Poets Versus Critics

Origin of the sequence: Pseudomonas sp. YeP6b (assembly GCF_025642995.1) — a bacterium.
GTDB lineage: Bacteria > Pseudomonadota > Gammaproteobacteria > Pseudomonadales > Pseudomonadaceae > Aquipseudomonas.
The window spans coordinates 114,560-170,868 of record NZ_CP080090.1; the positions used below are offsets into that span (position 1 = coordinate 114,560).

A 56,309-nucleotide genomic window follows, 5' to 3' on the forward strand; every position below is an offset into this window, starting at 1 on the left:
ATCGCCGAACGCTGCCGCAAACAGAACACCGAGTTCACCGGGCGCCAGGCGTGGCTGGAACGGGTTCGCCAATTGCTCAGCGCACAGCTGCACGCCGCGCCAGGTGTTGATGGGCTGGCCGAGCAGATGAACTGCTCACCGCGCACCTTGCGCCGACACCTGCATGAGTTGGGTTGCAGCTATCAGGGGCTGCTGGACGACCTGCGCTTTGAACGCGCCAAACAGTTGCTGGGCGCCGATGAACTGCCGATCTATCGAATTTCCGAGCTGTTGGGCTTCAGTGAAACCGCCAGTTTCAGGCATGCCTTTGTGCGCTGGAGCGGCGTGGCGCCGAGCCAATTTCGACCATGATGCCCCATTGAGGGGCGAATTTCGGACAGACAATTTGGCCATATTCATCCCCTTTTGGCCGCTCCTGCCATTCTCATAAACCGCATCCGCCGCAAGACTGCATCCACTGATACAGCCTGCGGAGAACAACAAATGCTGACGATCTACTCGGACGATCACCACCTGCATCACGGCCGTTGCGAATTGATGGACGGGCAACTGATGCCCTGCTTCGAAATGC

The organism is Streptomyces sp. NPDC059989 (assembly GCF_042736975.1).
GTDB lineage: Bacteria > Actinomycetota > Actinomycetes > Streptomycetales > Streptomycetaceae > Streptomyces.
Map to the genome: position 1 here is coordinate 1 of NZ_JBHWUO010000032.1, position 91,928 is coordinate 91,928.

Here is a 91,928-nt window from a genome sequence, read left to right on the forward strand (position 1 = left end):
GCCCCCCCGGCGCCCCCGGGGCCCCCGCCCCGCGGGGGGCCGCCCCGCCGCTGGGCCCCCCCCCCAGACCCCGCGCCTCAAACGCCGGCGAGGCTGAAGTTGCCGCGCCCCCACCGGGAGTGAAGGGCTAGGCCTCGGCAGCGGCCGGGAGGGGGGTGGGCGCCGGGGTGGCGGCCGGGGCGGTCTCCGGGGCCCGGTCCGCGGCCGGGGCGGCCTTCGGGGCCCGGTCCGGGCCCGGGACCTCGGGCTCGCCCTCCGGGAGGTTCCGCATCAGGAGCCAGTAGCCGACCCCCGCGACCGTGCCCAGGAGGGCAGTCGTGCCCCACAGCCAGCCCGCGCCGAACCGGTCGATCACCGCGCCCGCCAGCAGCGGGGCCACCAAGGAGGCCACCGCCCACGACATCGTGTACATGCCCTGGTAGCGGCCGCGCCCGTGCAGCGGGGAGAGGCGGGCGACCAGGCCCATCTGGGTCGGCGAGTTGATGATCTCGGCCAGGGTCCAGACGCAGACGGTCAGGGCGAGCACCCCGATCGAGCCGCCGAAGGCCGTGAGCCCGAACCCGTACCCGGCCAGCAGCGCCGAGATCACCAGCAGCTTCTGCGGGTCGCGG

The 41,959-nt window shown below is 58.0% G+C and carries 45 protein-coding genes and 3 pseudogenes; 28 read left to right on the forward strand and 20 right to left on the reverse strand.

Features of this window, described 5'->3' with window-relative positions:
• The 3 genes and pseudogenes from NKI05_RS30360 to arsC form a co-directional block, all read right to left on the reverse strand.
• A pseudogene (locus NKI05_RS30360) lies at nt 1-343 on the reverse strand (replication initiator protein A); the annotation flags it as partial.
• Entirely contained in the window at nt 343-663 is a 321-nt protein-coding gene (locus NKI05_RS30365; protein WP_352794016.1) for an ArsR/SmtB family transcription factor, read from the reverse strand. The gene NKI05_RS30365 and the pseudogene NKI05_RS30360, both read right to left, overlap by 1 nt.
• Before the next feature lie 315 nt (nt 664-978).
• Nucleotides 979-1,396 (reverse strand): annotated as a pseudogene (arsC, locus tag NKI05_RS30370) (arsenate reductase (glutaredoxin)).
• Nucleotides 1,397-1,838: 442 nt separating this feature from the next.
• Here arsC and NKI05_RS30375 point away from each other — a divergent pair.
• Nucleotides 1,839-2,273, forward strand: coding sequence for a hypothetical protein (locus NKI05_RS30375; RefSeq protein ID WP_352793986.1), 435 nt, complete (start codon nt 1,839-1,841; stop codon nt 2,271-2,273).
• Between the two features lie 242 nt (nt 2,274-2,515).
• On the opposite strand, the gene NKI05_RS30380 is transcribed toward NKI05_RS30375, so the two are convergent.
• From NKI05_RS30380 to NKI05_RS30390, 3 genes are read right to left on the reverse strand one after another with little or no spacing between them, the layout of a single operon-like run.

E. J. Brady, an early Bulletin contributor, is perhaps best known for the sea poems collected in his first volume of verse The Ways of Many Waters, published by the Bulletin in 1899 and republished by Lothian in 1909. These were the poems praised by John Masefield, who referred to them as 'the best poems yet written about the merchant sailor and the man-of-war's man'. But there were many facets to the ability of this versatile and flamboyant Australian. All kinds of serious and humorous verse as well as biographical, commercial and geographical books issued from his facile pen. In addition to being poet and prose writer, he was vitally involved in the early days of the Socialist and Labor Parties, attempted to enter politics directly but was narrowly defeated at branch pre-selection, edited several Labor Party papers as well as literary and general journals and ran press agencies in both Sydney and Melbourne. He had a wide and varied circle of friends drawn from political and literary circles from the late 1880s until the middle of this century. Friend of W. A. Holman, W. M. Hughes, and John Curtin, he could also claim close friendship from his schooldays with Quinn and Brennan and long association with Lawson and Daley. But it was while he was editing a general and sporting journal called the Arrow (which had previously been the Dead Bird and then the Bird-o'-Freedom) in the late 1890s that Brady tried his hand at writing a serial, an occupation he so enjoyed that it proved to be the first of six humorous serials he wrote and published in that journal. The last of these, 'The Younger Quixote', appeared in 1901 but was published in the New South Wales Bookstall Scries by A. C. Rowlandson as Tom Pagdin-Pirate in 1912. It was the first of these serials 'Rougemont Outdone', however, which saw the battle of the Poets and the Critics.
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